New Food Hall Plan in Arcadia

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New Food Hall Plan in Arcadia

Bonnie Chen, Staff Writer

On Oct. 2, Arcadia City Council voted 4-0 in favor of building a food hall inside a pre-existing rental storage building on 33 W. Huntington Drive in Downtown Arcadia. 

The ground floor of the building will consist of around seven to eight food vendors, giving the customers an opportunity to choose from a variety of food. The directors decided to continue and keep the second through fourth levels operating as self-storage facilities.

One of the important goals of the food hall project is to “preserve the existing building and keep the mid-century look of the building,” said Senior Economic Development Analyst Tim Schwehr.

According to Arcadia Weekly, there will only be about 20 on-site parking spots available for customers of the food hall; the rest will have to park on the street. Because of this, the directors have been considering adding parking time limits on Morlan Place, the street right behind the building. They are also altering the number of spaces available for employee parking.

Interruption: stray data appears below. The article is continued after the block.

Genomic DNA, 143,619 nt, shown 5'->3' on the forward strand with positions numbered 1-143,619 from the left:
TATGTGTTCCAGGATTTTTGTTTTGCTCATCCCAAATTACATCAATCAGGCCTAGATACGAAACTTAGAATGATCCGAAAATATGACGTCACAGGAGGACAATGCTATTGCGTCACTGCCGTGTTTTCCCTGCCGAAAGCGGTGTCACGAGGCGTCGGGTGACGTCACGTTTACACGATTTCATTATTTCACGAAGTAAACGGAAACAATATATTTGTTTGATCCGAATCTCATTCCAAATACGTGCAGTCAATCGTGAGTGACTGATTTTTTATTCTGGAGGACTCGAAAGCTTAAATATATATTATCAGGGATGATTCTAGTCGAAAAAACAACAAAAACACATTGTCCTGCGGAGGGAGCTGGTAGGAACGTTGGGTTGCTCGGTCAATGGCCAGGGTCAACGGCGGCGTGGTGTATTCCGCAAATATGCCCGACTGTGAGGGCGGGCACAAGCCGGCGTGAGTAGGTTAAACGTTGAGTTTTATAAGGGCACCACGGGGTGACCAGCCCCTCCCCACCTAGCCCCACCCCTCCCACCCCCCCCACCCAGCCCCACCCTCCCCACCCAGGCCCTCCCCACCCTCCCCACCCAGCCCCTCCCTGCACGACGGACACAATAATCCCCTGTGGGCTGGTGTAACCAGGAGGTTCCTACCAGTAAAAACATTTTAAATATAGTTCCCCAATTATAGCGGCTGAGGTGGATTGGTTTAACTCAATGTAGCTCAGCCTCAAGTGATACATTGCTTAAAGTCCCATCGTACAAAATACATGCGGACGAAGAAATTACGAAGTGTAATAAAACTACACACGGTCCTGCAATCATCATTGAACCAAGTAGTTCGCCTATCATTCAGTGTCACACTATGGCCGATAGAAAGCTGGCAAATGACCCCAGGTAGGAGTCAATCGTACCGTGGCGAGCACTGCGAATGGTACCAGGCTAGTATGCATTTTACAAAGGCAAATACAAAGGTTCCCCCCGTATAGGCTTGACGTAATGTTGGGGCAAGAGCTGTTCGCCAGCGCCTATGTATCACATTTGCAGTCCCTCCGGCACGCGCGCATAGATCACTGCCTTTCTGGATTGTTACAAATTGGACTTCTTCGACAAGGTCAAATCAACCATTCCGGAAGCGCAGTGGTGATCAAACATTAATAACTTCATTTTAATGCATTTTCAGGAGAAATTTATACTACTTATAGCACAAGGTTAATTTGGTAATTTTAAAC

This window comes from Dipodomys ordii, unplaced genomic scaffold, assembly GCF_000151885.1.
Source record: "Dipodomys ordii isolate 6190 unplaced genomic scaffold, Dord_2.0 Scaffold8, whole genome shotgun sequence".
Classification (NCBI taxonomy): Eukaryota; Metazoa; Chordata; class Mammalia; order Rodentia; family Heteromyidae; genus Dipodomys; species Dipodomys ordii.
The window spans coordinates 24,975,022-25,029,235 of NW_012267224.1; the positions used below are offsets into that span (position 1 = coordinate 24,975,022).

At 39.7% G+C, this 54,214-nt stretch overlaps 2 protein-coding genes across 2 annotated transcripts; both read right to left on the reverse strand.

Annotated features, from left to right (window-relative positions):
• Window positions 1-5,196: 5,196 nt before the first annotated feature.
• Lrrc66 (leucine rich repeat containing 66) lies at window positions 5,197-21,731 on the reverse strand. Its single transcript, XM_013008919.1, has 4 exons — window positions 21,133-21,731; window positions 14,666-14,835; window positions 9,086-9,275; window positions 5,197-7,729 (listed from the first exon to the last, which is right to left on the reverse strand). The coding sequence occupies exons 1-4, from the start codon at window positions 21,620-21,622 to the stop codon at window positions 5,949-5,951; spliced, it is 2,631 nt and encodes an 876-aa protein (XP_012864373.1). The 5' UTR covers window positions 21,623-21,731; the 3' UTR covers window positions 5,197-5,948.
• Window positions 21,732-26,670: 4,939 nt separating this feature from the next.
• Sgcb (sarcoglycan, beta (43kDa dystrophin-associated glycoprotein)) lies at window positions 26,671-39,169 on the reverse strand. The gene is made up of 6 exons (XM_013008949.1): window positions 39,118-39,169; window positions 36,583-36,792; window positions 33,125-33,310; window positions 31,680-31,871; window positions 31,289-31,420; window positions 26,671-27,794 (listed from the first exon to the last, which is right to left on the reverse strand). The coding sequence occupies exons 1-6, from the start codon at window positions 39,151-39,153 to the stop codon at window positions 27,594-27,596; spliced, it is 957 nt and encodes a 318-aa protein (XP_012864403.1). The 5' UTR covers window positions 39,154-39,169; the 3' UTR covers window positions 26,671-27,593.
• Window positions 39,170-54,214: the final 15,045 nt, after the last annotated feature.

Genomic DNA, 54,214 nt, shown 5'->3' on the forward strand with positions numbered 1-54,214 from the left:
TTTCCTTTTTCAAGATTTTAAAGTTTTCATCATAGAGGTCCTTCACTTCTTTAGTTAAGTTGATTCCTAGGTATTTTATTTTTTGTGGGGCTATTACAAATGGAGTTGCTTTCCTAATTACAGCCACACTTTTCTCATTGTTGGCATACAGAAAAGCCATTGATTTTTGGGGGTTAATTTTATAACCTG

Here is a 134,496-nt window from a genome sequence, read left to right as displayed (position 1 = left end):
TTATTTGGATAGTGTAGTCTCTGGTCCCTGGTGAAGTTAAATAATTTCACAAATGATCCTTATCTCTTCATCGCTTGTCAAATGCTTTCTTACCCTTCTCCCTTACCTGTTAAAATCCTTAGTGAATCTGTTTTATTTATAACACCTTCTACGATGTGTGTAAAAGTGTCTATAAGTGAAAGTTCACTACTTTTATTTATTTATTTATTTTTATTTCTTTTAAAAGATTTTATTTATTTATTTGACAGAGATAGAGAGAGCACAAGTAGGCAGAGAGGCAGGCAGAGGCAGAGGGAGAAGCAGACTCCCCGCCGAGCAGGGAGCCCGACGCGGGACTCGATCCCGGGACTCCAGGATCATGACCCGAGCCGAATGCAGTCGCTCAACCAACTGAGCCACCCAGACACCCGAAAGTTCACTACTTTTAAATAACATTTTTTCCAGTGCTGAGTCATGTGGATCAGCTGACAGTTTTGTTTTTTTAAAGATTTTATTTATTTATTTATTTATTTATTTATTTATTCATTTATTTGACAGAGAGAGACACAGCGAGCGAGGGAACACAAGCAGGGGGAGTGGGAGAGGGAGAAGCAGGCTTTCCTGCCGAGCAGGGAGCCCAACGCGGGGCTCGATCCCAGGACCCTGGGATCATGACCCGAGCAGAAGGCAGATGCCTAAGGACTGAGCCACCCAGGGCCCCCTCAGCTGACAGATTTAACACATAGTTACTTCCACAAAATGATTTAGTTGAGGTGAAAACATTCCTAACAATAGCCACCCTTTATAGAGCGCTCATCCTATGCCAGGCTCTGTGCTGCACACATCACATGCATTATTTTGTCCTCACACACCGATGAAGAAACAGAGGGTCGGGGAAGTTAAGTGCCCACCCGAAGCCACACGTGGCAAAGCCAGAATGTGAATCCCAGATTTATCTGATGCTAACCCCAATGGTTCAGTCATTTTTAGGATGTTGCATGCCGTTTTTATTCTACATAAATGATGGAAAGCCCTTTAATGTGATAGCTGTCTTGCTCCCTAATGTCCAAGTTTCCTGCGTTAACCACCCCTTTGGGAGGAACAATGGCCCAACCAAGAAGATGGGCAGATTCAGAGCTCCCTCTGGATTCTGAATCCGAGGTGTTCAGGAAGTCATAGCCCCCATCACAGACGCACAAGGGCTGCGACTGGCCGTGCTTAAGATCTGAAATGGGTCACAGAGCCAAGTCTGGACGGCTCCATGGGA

Concerns over parking have led to many controversies with the project. For instance, Manny Romero, the owner of Rod’s Grill, a restaurant right next to the location for the proposed food hall, told the City Council that they needed more parking spots than they currently have. He is afraid that the overflowing customers from the food hall will block traffic and might even park in the parking lot exclusively for his customers due to the lack of food hall parking spaces. He feels this will negatively affect his business and “create a parking crisis.” 

According to Attorney Christopher Sutton, Romero is preparing to bring this case to the courts for the city’s violation of the California Environmental Quality Act (CEQA) and Community Redevelopment Law (CRL). “The possible CEQA violation,” said Sutton, “comes from the city not filing an environmental impact study for the project.

Although changes to the construction have not been made, project proponent Peter Lee, an architect, has helped Romero by downscaling the whole project from 15,000 square feet to 5,800 square feet. He did this in hopes of reducing the parking problems that might take place. Determined, Lee is actively trying to find solutions that may completely resolve this conflict so he can reach a favorable outcome. 

Romero agreed to discuss the parking questions with Lee; however, it is still entirely up to Romero on whether he is going to proceed with the case. “I don’t want this to be a massive parking controversy,” said Lee. 

Currently, there are two bills being introduced by California State Senator Jim Beall. These two bills are critical regarding whether or not the construction of the food hall will take place. 

Photo courtesy of ARCADIAWEEKLY.COM